The French response to the Russian initiative has been reflected in the 2010 proclamation of a “Russian Year” in France and the French sale of its “Mistral” helicopter to Russia. This exchange was the most important Russian defense purchase ever from a NATO member. With arrangements completed for the building of a Russian Orthodox seminary near the Eiffel Tower and growing speculation about an exclusive EU-Russia security committee, there is little doubt about the success of Putin’s strategic initiative. Even France’s once reliably anti-Russian extreme right has been surprisingly sanguine about these developments.

Equally illuminating is Van Herpen’s treatment of Russian success in what he refers to as “reputation laundering,” a process which involves the Kremlin’s utilization of Western companies that would never have worked for the Soviet Union. With the end of the Cold War, Russia’s apparent rejection of Marxism-Leninism and its self-proclaimed entry into the community of Western-style democracies, the Russian government now has access to lobbying firms normally used by American interest groups. Van Herpen observes that “in the ‘normalized’ post-Soviet world, the Kremlin gained access to the most prestigious lobbying and communications firms.” (Page 48) Such firms employ former politicians and officials who have routine and comfortable access to current officials who formulate policy for the United States and other Western democracies.

Russian interests enjoy the services of prominent individuals, such as former Secretaries of State Henry Kissinger, James Baker and George Schultz, who are untroubled by concerns about Russian human rights policies, military aggression against former Soviet republics, or even the attempted assassination of Ukrainian presidential candidate Viktor Yushchenko. Over the years Kissinger has been effusive about Putin himself and repeatedly expressed his preference for the stability of a repressive empire over any prospects for democratic change in the former communist party states. There is no doubt that the Russians have gotten the lobbying services for which they have paid. One especially valuable benefit came in 2013 when a Russian employed lobby arranged for Putin to place an Op-ed in the New York Times, wherein Putin could make the case against American intervention in Syria. Even former Republican Senator and presidential candidate Bob Dole has been enlisted as a highly paid lobbyist for a Russian oligarch seeking a visa to visit the U.S.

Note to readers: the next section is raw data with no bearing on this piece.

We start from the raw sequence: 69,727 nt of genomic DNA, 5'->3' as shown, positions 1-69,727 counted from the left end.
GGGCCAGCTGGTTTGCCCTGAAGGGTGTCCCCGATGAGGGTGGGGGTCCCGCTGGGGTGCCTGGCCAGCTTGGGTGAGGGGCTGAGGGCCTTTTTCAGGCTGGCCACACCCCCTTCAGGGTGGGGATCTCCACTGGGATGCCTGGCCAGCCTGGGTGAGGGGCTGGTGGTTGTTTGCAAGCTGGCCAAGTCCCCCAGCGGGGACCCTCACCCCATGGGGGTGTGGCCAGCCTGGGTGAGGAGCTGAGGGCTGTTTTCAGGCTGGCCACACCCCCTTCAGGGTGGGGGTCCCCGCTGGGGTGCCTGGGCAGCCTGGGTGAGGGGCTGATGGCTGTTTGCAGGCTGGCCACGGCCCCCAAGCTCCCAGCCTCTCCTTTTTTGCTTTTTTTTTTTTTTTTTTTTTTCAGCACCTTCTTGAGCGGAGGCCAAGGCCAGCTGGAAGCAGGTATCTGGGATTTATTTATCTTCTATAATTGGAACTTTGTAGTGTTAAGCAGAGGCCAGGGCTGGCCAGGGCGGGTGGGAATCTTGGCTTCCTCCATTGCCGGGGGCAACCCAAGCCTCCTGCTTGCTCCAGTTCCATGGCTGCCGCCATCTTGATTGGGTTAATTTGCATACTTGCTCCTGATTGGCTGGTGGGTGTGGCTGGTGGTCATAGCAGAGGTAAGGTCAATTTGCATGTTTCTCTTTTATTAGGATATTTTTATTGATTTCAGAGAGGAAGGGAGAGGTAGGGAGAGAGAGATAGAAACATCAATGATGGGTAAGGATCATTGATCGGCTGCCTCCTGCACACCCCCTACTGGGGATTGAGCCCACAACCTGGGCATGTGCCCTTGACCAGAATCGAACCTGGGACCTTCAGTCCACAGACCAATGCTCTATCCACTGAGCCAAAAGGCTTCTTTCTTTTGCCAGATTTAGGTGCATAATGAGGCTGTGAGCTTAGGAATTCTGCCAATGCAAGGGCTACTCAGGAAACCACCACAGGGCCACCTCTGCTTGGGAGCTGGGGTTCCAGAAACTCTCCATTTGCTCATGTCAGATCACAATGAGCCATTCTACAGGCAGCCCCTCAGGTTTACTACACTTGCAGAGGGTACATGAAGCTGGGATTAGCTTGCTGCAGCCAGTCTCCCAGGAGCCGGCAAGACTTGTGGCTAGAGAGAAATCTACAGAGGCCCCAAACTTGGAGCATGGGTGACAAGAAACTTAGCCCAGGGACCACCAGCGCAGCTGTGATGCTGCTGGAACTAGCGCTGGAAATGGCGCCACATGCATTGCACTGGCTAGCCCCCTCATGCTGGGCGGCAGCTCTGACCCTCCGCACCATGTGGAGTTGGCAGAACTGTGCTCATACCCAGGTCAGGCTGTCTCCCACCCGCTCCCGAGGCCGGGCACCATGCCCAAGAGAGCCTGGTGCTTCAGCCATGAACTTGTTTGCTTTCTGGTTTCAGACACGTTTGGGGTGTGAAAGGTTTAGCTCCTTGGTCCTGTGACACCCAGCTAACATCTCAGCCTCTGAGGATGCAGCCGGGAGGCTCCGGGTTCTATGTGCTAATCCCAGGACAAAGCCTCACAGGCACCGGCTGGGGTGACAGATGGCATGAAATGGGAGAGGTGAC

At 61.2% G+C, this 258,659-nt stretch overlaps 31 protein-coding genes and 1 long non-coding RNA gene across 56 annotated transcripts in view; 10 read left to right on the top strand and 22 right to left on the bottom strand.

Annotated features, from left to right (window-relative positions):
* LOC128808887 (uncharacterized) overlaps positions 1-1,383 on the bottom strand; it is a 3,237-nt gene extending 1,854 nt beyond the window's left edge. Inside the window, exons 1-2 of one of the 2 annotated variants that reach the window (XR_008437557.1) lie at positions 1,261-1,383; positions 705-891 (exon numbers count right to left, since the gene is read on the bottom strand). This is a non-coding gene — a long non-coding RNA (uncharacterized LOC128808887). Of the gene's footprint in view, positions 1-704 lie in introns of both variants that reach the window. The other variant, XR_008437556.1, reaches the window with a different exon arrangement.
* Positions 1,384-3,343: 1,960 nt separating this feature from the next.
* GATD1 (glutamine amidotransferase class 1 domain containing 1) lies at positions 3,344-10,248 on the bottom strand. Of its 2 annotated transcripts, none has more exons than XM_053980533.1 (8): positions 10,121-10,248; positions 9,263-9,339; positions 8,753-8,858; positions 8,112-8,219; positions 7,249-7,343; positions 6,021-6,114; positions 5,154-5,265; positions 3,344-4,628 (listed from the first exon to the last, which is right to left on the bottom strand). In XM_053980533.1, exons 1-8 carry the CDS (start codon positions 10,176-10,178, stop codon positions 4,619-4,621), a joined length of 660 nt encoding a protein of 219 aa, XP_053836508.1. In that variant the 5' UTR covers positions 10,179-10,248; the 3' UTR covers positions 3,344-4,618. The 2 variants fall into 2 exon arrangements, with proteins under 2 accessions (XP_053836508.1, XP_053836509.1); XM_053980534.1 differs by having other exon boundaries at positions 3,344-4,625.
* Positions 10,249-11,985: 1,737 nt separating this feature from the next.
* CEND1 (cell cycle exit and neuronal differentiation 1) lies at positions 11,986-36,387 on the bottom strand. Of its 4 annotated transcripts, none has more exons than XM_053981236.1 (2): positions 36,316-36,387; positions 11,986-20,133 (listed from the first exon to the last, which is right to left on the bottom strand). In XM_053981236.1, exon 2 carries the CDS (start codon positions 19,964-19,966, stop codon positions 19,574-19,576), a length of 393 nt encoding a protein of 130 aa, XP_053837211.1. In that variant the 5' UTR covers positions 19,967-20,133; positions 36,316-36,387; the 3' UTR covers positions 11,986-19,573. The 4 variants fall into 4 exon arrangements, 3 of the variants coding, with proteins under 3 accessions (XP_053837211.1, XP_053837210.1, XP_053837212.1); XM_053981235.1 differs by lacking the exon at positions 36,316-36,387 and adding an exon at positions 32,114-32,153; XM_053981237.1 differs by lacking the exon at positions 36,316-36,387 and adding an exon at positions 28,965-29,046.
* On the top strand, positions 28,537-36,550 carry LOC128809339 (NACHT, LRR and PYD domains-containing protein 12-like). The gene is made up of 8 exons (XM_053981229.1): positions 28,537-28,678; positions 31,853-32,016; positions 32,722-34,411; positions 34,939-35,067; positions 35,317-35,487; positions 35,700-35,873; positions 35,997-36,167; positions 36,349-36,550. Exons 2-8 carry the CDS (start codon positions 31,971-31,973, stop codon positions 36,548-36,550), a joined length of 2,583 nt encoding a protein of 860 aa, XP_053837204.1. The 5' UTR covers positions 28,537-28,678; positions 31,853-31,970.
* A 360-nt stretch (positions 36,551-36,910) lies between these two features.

The objectives of the Kremlin propaganda campaign are remarkably transparent and effective. The essence of soft power, as Van Herpen notes, is the power of attraction and Russia’s leadership must employ Western communications firms to create a good reputation among foreign investors. Given the current poor view of Russia as an investment opportunity, there is considerable room for improvement and the wealth that investments will bring to Russia. Profit rather than morality motivates such firms in their services to enable dubious clients to more effectively sell dubious policies.

Following Donald Trump’s surprising victory over Hillary Clinton, liberal pundits and politicians raised the specter of alleged Russian involvement in the presidential election. They could not, of course, demonstrate how this might have been done. Van Herpen, however, provides details about Russian intrusion into the U.S. policy making process and demonstrates the manner in which the Kremlin does this. His analysis is convincing, clarifies the explicit nature of the Kremlin’s actions and reveals a working methodology that has no relevance for electoral politics. The attraction of this methodology for the Kremlin bosses is obvious because these activities – unlike a presidential election campaign – are not apparent to the American public. The most effective manipulation of our politics is that which cannot be easily observed.

In the days following the election, we were treated to innumerable fanciful notions of Kremlin agents managing the campaign narrative and somehow manipulating vote totals in key blue states. While Putin’s Propaganda Machine demonstrates that Russian interference in U.S. politics is a grim fact of our political life, that interference has a completely different focus from that envisioned by the bitter losers of 2016, who hope to score partisan benefits by examining the Russian role in U.S. politics.

Stephen R. Bowers, Ph.D. is a professor of government in the Helms School of Government at Liberty University. Professor Bowers is also a contributor to SFPPR News & Analysis of the conservative-online-journalism center at the Washington-based Selous Foundation for Public Policy Research.